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BREXIT

‘A massive betrayal’: UK’s no-deal Brexit healthcare pledge for pensioners in EU sparks anger

Campaigners for British people living in the EU accused the UK government of a massive betrayal on Monday after it was announced the health costs of pensioners would only be covered for six months in the event of a no-deal Brexit.

'A massive betrayal': UK's no-deal Brexit healthcare pledge for pensioners in EU sparks anger
Photo: AFP

Britain's health secretary Matt Hancock announced on Monday that health costs for UK pensioners living in the EU and those with disabilities would be covered for six months if Britain leaves the bloc on October 31st without a deal.

That would see 180,000 UK citizens living in the EU, continue to have their healthcare paid for by the UK under the S1 scheme for six months after Brexit. 

That's six months less than a UK government pledge made in March to cover healthcare costs for on year in the event of a no-deal Brexit.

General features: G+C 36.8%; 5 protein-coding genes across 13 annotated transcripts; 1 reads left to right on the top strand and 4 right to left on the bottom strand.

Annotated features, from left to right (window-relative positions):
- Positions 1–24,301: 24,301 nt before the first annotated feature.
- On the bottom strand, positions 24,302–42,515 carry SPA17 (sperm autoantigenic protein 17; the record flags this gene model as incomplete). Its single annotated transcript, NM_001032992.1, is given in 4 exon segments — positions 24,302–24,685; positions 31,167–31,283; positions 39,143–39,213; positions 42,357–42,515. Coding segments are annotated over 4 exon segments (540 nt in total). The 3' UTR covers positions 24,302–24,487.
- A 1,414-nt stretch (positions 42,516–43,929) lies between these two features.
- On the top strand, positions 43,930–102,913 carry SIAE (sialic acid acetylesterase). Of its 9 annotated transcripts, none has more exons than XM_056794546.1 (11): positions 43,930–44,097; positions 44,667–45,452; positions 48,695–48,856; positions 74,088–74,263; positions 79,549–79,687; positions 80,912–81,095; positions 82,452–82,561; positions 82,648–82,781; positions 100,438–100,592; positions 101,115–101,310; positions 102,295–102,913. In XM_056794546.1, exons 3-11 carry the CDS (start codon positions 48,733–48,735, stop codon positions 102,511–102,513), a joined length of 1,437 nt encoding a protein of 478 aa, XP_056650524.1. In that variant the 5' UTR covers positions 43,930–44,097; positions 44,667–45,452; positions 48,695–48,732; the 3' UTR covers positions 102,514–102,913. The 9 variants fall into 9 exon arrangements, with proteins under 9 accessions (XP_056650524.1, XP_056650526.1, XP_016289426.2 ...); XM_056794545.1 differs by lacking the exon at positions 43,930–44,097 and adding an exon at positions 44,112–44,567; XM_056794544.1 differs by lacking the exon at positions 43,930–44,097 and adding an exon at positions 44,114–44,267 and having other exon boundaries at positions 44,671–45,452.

Tourists who begin their trips to the EU before Brexit and students who begin their courses before October will also have their health costs covered under a no-deal Brexit.

But while health secretary Hancock claimed the announced showed that “protecting the healthcare rights of UK nationals is a priority of this Government” it prompted much anger among campaigners and an accusation of betrayal.

'A massive betrayal of British people in Europe'

“This is yet more smoke and mirrors from the UK government and another massive let-down for UK pensioners in the EU 27,” said Jeremy Morgan, the vice-chair of British in Europe.

“Having paid UK taxes and contributions all their working lives, when they moved to their host country, they had the right and expectation to NHS-funded medical treatment for life.  This was a key factor in the decision of many when moving.